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The past of the system is conceived as no more than the continuous succession of its states of presence.

I know that the word "succession" have a meaning of "something that comes after". So I think that whenever there is a sentence with the word "succession", it should have this form: "A" succession of "Something that happened before A". However, in the given sentence, it says "past of the system" in front of the word "succession" and "states of presence" at the back which seems like a reverse form of what I suggested. So it sounds awkward for me. Can someone explain?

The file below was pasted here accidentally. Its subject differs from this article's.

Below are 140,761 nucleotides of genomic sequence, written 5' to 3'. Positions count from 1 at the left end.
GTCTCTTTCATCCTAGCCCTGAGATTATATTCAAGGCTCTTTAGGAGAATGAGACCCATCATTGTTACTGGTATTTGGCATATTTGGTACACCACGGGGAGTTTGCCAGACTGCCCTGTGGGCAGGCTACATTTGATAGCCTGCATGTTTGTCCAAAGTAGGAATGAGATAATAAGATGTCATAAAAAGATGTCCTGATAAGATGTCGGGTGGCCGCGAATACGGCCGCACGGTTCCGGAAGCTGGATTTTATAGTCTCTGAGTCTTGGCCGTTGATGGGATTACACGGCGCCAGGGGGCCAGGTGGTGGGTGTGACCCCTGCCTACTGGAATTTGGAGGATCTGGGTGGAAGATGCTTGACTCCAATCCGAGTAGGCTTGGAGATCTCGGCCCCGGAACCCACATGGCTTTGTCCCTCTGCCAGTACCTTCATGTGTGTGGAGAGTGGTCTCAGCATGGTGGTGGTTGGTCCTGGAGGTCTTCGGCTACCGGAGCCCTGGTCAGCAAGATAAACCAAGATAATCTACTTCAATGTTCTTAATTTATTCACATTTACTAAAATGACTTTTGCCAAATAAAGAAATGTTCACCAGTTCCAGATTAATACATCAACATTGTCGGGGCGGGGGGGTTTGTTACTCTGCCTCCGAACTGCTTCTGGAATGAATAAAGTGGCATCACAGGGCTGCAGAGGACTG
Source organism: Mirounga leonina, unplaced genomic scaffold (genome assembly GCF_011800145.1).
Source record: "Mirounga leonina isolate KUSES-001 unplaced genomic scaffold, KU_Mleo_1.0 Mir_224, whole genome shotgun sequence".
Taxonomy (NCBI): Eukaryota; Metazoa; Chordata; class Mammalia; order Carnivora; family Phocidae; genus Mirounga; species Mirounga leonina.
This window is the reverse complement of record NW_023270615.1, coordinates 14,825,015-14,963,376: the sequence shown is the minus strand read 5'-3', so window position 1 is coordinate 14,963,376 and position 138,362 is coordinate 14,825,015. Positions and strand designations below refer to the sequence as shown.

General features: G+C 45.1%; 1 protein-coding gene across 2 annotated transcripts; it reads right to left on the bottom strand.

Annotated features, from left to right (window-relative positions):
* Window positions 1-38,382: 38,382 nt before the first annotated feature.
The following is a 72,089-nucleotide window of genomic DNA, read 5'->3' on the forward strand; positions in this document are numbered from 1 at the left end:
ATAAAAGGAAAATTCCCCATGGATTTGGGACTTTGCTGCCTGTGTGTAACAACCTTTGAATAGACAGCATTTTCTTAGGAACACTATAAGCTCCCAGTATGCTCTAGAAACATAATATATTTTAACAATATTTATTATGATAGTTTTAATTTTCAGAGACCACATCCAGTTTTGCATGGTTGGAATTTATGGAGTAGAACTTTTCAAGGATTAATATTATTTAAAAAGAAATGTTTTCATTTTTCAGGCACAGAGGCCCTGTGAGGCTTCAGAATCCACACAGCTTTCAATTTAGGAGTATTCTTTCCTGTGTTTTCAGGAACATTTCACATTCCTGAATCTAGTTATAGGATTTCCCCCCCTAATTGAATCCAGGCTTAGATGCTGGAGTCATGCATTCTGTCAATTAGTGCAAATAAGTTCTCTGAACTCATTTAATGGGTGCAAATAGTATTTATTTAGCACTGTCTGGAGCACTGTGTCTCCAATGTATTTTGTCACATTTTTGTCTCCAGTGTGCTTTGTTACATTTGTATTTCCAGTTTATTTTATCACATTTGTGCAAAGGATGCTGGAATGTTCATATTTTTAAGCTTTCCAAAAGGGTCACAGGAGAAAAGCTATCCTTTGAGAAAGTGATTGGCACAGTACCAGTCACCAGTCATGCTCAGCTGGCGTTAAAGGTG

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A succession is not "something that comes after" something else: it is the fact that one or more things follow each other: a "sequence".

So "continuous succession of states" is a sequence of states, the fact that states follow each other: one state, then another state, then another, and so forth.

The author conceives the history of a system as an ordered list of states. Think of it as movie footage: each frame of the film represents a momentary state.

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